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Entrepreneurship During your Studies

Date:03 March 2021
Lydia Boonstra (picture by Klant in Zicht/Dennis van Mastrigt)
Lydia Boonstra (picture by Klant in Zicht/Dennis van Mastrigt)

You probably feel that your student life is too busy the way it is. With deadlines, infinite amounts of papers to read and group work to attend to. But beside all of this I decided to pursue my dream and start my own business during my Master. My secret? Scheduled coffee meetings with myself every week! I think that if you put your mind to it and set aside time for your passion project it is possible.

During my master Sustainable Entrepreneurship I started my business Fair Chain Fashion. With Fair Chain Fashion I want to connect sustainable fashion entrepreneurs to suppliers that can meet high standards on sustainability and fair working conditions. At the moment fashion entrepreneurs face a difficult and frustrating journey to find the right supplier. This can sometimes take years. By combining resources and working together with both parties Fair Chain Fashion is able to shorten this journey and increase the number of sustainable fashion on the market. Taking steps in the direction of eradicating fast fashion.

Since I was young the injustices in the fashion industry frustrated me and I wanted to be part of the positive change. How exactly I wanted to do this evolved over time. First I wanted to start my own fashion brand, but I quickly discovered that my talents lay elsewhere. I love to connect people, and to set the standards for sustainability. It wasn’t until I spoke to a sustainable fashion entrepreneur this autumn that the idea of Fair Chain Fashion sparked.

This entrepreneur encountered a lot of issues when finding the right supplier. My brain started working and something just clicked. I knew that this was something I would love to work on. Making the journey for this entrepreneur and her peers easier became my mission.

I don’t know about you but when it clicked for me and all the pieces of the puzzle started to fall into place I believe that a higher power was at work. Everything just came together. But this did not mean that I could just wait and see what would happen. I took an active part in this. Every week I scheduled one morning for coffee and brainstorm sessions with myself.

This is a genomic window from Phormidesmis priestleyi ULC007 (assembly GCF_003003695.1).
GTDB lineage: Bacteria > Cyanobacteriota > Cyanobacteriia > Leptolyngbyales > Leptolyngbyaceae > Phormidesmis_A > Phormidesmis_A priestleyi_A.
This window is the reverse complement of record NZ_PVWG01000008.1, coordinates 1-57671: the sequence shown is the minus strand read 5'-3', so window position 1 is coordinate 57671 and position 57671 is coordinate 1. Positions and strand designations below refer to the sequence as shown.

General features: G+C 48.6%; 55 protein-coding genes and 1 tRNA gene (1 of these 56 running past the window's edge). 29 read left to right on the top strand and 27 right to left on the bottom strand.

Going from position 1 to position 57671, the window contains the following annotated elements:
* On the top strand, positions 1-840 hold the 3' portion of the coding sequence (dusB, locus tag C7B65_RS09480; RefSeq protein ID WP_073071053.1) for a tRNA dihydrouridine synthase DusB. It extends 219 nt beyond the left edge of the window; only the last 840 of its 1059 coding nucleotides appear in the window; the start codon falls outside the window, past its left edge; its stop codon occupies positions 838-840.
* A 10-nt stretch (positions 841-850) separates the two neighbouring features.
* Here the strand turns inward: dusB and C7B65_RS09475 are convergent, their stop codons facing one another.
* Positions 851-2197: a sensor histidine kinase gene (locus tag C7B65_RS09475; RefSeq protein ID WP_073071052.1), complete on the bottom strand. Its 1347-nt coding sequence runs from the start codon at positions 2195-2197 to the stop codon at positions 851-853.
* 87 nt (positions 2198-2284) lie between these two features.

When restaurants were still open I would pick a different restaurant or café each week and order a cappuccino and just sit down to think and plan. This quickly became my favourite part of the week. I am sure that if I would not have scheduled this time and guarded it, so obsessively I would not have been where I am today. Because I scheduled time I was able to plan all my other activities around this. It is just like sports, if you don’t plan it in your weekly routine, chances are slim that you will do it.

So my first tip is schedule a few hours a week for your passion project and stick to these hours!

After the initial spark during my conversation with a sustainable fashion entrepreneur, I was able to work on Fair Chain Fashion for a university project. This definitely helped me a lot because not only did I have more motivation to work on my business (I mean you get graded), I also got real-time feedback from peers and professionals. During a series of workshops named the Sustainable Startup Academy me and my group members worked on the value proposition, business model and triple bottom line of Fair Chain Fashion. Working on a business as part of the programme for me was the extra stimulus that I needed to finally start doing and stop dreaming.

This is also where my journey with Enterprijs started. This startup competition focuses on the student startups in Leeuwarden. Both the Sustainable Startup Academy and Enterprijs are organized by Founded in Friesland. Once I agreed to take part in this competition everything started moving so quickly. I was forced (in a good way!) to put my idea out ‘there’, and even made it to the final! For me, this was probably the most terrifying thing to do, because suddenly that means people can see your idea and give critique. However, taking a step such as joining a competition is probably the best thing you can do. Once you start doing, you get real life feedback and this makes it possible to adjust your idea based on reality, instead of it staying in your head and the comforts of your own room.

My second tip is: stop dreaming and start doing.

I will continue to work on Fair Chain Fashion on a practical level during my coffee and brainstorm sessions. If COVID-19 permits, but hopefully soon in a café again. I will also approach it more academically for my Master’s graduation project. Again, getting graded for working on your own business idea is the best motivation to continue! For my Sustainable Entrepreneurship Project (SEP) I will study what the barriers exactly are that sustainable fashion entrepreneurs encounter when finding a sustainable supplier. I am excited to see where this journey will take me. The Master’s programem at Campus Fryslân played a big role in helping me to pursue and develop my dream.

By Lydia Boonstra
Master Sustainable Entrepreneurship 2020-2021 and Finalist of Enterprijs 2021.